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Original research
Pathogenic variations in MAML2 and MAMLD1 contribute to congenital hypothyroidism due to dyshormonogenesis by regulating the Notch signalling pathway


Background In several countries, thyroid dyshormonogenesis is more common than thyroid dysgenesis in patients with congenital hypothyroidism (CH). However, known pathogenic genes are limited to those directly involved in hormone biosynthesis. The aetiology and pathogenesis of thyroid dyshormonogenesis remain unknown in many patients.

Methods To identify additional candidate pathogenetic genes, we performed next-generation sequencing in 538 patients with CH and then confirmed the functions of the identified genes in vitro using HEK293T and Nthy-ori 3.1 cells, and in vivo using zebrafish and mouse model organisms.

Results We identified one pathogenic MAML2 variant and two pathogenic MAMLD1 variants that downregulated canonical Notch signalling in three patients with CH. Zebrafish and mice treated with N-[N-(3,5-difluorophenacetyl)-l-alanyl]-S-phenylglycine t-butylester, a γ-secretase inhibitor exhibited clinical manifestations of hypothyroidism and thyroid dyshormonogenesis. Through organoid culture of primary mouse thyroid cells and transcriptome sequencing, we demonstrated that Notch signalling within thyroid cells directly affects thyroid hormone biosynthesis rather than follicular formation. Additionally, these three variants blocked the expression of genes associated with thyroid hormone biosynthesis, which was restored by HES1 expression. The MAML2 variant exerted a dominant-negative effect on both the canonical pathway and thyroid hormone biosynthesis. MAMLD1 also regulated hormone biosynthesis through the expression of HES3, the target gene of the non-canonical pathway.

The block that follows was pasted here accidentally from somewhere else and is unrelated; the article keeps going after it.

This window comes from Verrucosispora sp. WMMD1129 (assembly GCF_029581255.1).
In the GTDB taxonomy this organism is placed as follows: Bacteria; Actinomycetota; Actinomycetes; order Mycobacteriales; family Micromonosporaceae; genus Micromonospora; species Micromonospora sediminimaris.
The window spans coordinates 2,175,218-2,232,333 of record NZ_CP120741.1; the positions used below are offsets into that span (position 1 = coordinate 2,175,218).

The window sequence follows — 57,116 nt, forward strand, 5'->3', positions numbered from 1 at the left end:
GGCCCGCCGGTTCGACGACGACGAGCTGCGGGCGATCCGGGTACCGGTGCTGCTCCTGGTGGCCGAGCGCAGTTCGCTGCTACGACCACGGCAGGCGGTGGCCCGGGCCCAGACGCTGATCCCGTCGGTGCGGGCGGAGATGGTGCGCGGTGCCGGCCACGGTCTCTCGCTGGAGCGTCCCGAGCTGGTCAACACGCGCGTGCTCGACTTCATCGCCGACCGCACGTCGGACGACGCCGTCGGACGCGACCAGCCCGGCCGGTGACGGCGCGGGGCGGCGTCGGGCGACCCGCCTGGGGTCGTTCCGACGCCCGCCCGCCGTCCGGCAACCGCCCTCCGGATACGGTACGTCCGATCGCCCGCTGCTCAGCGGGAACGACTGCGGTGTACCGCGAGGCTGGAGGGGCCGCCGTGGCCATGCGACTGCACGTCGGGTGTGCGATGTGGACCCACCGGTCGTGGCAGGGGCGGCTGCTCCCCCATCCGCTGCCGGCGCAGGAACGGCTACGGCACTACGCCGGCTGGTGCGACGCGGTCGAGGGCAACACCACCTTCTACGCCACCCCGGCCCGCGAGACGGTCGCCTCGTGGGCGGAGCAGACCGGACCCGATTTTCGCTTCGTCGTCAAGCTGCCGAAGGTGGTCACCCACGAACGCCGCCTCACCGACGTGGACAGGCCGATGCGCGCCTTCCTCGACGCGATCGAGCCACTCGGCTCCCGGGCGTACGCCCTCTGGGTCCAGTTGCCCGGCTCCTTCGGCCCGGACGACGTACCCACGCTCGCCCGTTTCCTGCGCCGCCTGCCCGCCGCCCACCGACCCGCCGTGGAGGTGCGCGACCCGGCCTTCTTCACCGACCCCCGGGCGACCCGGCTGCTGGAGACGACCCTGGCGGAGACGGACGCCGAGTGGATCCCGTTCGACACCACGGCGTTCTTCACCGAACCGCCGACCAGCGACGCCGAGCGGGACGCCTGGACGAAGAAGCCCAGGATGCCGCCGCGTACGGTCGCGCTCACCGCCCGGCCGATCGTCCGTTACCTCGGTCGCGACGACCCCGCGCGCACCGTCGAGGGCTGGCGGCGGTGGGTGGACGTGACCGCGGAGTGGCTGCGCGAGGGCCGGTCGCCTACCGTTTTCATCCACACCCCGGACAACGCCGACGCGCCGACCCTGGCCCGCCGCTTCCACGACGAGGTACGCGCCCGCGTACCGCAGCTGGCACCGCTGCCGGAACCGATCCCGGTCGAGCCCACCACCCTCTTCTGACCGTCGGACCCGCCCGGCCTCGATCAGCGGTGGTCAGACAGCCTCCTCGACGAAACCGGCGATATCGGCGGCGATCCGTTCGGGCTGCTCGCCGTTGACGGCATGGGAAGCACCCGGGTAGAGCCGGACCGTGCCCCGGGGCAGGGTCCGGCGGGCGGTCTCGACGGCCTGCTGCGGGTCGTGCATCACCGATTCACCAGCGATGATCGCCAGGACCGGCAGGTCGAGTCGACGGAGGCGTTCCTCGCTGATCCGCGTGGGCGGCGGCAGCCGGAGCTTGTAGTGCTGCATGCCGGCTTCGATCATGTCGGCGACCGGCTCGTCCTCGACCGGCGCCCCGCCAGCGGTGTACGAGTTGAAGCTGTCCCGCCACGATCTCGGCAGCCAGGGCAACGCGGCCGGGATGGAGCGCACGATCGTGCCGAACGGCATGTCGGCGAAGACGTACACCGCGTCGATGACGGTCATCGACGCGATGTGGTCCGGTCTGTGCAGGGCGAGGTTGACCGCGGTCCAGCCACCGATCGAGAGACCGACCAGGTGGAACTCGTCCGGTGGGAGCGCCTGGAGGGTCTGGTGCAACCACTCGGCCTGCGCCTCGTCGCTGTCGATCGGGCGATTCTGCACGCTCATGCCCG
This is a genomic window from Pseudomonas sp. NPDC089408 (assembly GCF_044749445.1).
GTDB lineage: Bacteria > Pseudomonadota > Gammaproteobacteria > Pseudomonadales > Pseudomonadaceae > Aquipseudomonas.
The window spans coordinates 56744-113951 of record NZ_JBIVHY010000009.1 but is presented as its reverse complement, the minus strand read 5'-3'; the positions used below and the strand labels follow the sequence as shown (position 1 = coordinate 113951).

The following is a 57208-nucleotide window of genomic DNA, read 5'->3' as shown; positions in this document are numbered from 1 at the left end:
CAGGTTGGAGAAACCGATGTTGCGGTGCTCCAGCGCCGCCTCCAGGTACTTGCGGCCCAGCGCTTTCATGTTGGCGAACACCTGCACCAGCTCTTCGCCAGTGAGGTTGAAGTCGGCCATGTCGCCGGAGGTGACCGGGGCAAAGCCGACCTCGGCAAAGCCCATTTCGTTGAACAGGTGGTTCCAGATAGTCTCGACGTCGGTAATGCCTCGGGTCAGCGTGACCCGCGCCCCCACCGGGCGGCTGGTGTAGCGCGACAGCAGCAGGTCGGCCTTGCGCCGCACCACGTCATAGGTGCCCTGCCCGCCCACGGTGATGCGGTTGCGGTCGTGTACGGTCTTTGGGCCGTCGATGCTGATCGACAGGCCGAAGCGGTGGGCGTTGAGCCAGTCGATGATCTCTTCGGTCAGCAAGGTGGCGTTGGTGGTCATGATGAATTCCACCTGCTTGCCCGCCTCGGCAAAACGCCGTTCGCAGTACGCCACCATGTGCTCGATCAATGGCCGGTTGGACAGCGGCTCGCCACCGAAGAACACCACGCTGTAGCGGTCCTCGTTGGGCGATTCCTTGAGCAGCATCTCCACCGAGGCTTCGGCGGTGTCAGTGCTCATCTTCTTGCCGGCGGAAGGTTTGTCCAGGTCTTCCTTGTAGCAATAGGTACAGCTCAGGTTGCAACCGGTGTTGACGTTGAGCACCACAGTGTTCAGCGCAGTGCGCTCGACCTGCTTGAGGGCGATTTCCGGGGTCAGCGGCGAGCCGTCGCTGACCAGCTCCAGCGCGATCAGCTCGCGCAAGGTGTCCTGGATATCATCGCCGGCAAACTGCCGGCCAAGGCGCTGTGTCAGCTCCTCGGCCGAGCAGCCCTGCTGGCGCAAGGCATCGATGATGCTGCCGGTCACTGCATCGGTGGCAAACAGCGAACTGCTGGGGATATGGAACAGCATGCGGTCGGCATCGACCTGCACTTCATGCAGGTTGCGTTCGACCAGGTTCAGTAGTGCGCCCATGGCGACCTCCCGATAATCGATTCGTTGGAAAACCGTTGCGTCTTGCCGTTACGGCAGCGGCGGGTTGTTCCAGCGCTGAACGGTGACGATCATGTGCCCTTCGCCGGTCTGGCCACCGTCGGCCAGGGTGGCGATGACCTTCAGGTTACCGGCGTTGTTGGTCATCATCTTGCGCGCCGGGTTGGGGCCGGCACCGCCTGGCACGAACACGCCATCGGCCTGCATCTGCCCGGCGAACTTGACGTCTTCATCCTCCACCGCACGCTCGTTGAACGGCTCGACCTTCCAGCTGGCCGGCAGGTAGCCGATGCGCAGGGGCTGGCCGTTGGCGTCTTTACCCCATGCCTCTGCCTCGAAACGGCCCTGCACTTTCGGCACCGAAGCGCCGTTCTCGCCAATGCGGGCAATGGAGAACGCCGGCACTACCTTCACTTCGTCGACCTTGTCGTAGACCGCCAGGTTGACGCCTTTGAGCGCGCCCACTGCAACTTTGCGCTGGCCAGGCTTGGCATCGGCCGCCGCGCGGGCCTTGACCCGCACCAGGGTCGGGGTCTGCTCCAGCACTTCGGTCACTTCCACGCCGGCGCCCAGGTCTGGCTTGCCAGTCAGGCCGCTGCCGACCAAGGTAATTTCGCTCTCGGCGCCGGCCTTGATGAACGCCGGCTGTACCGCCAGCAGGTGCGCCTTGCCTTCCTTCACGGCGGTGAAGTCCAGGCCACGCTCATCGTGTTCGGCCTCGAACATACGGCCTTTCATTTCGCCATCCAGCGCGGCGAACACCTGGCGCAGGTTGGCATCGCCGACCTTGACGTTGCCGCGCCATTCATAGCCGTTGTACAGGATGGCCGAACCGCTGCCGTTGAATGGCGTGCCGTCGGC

Conclusions This study identified three mastermind-like family gene variants in CH and revealed that both canonical and non-canonical Notch signalling affected thyroid hormone biosynthesis.

  • congenital, hereditary, and neonatal diseases and abnormalities
  • endocrine system diseases
  • genetics, medical

Data availability statement

Data are available on reasonable request.

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